In June, Judge LaBuda awarded nearly $68,000 to Mile-Hi for supposedly “reasonable costs.” These costs included $40,000 for Mile-Hi’s noise expert, and costs incurred for defense counsel Anthony Leffert to fly to California and sit next to the noise expert during his deposition. Adding insult to injury, two months after the trial’s conclusion the Judge went further and granted another $48,000 in “attorney fees” to Mile-Hi Skydiving, opining that the lawsuit was ‘frivolous’ and agreeing that the plaintiffs should be punished for some of the claims that were dismissed prior to trial. The plaintiffs must now submit 125% of the awarded amount to the court until the appeal is concluded – $145,000 in total.

These are ordinary citizens who, as you can well imagine, will have to liquidate retirement accounts and make very difficult financial choices. Make no mistake, Judge LaBuda’s clearly punitive actions toward the plaintiffs are aimed at driving a stake right through the heart of citizen activism – not just at this airport, but at ALL U.S. airports.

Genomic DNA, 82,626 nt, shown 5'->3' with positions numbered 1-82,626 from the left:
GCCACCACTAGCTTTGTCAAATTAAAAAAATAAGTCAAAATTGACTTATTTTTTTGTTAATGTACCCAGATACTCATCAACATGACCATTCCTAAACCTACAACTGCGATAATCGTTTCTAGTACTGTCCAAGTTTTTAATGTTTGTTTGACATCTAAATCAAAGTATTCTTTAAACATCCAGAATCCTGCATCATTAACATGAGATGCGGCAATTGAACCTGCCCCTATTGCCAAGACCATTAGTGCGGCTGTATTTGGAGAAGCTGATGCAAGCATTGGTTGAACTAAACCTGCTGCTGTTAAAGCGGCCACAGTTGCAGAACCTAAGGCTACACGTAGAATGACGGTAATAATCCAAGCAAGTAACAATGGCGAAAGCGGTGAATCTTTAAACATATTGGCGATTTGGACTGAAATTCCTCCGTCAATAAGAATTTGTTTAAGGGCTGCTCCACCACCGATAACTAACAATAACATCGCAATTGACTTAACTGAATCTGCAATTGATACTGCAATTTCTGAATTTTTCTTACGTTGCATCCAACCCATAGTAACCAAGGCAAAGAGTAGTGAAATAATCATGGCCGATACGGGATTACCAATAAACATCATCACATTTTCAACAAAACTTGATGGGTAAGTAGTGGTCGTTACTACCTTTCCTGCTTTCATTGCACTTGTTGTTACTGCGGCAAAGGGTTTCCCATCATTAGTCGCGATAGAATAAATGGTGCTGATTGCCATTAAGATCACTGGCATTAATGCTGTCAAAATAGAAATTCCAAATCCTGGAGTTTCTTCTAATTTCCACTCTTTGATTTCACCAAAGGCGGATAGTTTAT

Citizens for Quiet Skies is standing tall. Kimberly Gibbs wrote a great letter, No Ceiling for Noise, posted at FreeRangeLongmont.com on August 2nd. Kimberly also shares that the first payment to the legal team has been made, with CQS offering many thanks to the hundreds who have contributed to help cover legal expenses throughout the trial and now with the appeal. 20150808cpy.. Fundraising letters received KLMO picFunds are still needed to cover the expense to proceed with the appeal, so please consider making a generous donation to this effort – their work is on behalf of many skydiving victim communities across the country. It’s easy, just click the donate button on their website at:  http://citizensforquietskies.org/